Furtive phone calls? Private letters? Unexplained visitors after hours? Either your school's owner is having a torrid affair - or is secretly selling up.
Private-school proprietors who plan to sell are being advised to keep school staff in the dark until the deal is done.
STC, a confidential school brokerage, says that if news leaks that you are selling, staff and parents may become uneasy, which may damage the business.
Director of STC Peers Carter told The TES: "It unsettles staff if they know the management is changing.
"It can cause defections by the truckload and that is very bad for the business."
He said it was worse for staff to be faced with constant speculation and a barrage of questions from parents than to be presented with a fait accompli.
The company, which handles up to 100 school and nursery sales a year, uses methods such as asking potential purchasers to sign confidentiality agreements and to make discreet out-of-hours visits to keep plans secret.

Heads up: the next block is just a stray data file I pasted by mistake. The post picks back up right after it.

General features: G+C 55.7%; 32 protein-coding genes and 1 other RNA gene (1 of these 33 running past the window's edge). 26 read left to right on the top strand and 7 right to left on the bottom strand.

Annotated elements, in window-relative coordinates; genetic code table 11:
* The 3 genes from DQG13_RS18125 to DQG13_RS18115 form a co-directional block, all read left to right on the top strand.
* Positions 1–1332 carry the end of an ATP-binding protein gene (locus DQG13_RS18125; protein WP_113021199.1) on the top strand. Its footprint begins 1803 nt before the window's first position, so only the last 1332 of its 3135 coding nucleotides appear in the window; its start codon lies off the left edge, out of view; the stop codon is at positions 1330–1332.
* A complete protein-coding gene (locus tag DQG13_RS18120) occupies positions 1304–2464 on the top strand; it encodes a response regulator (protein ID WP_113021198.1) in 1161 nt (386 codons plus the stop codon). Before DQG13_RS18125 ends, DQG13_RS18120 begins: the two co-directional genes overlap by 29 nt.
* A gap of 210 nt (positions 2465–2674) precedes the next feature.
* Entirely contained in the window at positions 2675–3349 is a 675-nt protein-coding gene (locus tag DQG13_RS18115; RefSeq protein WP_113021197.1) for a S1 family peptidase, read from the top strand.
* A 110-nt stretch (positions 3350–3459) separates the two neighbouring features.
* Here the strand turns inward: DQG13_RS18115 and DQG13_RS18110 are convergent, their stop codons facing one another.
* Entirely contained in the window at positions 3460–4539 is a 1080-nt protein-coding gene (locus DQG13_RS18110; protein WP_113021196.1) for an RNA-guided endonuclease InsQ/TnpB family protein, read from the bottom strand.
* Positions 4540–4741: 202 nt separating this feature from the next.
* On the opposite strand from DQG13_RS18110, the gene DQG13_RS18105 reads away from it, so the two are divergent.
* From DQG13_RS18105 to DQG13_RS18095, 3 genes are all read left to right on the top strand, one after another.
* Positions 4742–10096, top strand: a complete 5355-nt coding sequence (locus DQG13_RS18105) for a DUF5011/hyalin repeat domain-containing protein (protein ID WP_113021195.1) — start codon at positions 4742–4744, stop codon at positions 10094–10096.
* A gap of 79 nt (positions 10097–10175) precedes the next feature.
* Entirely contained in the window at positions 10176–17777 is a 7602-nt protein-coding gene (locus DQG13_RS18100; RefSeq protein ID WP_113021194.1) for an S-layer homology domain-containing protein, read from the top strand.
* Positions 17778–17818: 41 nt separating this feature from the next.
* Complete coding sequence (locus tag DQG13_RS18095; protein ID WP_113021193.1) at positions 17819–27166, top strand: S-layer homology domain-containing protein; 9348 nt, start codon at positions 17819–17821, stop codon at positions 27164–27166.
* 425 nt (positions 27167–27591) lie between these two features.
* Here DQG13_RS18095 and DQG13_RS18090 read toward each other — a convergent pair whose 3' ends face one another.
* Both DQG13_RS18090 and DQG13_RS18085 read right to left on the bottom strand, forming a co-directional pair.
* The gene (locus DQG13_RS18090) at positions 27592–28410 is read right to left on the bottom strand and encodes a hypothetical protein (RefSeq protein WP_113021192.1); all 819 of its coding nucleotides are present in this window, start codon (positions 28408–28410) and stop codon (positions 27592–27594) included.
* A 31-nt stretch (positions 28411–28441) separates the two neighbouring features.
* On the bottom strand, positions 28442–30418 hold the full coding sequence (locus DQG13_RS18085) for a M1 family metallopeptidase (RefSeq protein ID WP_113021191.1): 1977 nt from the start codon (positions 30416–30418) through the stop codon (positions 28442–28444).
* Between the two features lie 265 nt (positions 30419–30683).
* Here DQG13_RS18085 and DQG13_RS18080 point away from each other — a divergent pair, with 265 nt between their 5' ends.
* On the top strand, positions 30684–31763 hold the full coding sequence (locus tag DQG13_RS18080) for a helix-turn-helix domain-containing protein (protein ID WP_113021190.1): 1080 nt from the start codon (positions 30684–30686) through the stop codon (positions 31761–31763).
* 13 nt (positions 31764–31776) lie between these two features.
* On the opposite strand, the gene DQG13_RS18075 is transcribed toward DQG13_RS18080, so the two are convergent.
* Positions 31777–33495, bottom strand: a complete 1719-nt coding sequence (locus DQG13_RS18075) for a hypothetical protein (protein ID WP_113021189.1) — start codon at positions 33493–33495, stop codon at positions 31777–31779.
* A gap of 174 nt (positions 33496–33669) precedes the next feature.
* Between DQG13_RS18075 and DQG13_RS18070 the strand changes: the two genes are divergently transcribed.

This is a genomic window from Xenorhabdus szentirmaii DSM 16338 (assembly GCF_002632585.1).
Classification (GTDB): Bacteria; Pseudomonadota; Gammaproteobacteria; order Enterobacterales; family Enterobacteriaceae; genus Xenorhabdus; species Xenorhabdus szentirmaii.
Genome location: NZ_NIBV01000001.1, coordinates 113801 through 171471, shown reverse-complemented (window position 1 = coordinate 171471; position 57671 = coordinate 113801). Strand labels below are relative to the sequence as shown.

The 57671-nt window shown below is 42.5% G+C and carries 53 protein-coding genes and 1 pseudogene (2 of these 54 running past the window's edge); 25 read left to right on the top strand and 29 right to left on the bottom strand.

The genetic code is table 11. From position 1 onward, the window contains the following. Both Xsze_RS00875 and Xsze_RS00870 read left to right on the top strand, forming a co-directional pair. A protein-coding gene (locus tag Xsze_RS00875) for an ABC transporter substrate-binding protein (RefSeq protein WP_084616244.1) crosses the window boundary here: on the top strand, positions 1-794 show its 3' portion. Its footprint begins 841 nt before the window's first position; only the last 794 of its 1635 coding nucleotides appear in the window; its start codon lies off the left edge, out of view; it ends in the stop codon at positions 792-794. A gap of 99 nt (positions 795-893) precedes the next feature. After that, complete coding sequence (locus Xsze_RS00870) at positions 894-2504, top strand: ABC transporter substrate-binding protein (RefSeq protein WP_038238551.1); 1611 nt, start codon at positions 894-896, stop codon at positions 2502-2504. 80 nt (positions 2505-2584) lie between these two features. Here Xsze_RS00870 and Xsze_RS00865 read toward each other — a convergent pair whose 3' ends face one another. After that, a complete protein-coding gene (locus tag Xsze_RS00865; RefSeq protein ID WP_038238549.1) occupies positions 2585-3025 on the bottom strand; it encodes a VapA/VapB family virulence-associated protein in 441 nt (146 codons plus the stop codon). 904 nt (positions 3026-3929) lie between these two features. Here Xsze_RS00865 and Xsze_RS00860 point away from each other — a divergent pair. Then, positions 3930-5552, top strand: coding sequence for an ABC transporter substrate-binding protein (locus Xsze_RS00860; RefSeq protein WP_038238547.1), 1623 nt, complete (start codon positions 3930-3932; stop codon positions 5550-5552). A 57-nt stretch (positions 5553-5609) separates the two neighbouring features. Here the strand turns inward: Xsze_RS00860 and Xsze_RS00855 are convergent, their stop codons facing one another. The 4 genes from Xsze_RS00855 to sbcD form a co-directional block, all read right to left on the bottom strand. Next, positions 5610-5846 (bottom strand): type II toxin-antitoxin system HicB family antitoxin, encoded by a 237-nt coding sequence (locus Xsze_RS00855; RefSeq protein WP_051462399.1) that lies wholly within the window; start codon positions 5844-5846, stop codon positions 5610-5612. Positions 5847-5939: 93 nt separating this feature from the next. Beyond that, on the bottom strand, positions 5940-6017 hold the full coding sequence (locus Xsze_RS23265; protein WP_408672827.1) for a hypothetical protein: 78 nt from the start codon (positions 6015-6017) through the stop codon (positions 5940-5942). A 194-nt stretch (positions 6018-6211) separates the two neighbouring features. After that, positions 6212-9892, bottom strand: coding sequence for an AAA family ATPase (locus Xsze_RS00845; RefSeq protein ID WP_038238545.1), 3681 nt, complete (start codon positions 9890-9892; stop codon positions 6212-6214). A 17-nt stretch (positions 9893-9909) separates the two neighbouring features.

It advises proprietors to wait until contracts have been exchanged before informing staff and parents of the sale.
But staff should not worry, said Mr Carter. Most owners see the school as their life's work and want to sell it to somebody sympathetic who will build on its success.
And he pointed out that under transfer of undertakings (protection of employment) regulations, the new owner would have to offer existing staff contracts that were the same or better.
But the Association of Teachers and Lecturers said proprietors should consult staff about a sale. Jonathan Restell, national official for independent schools, said: "I can see why there might be reasonable commercial reasons to keep things confidential at the early stages of a sale.
"But we would expect our members to be fully informed as soon as a serious proposal for the school is on the cards."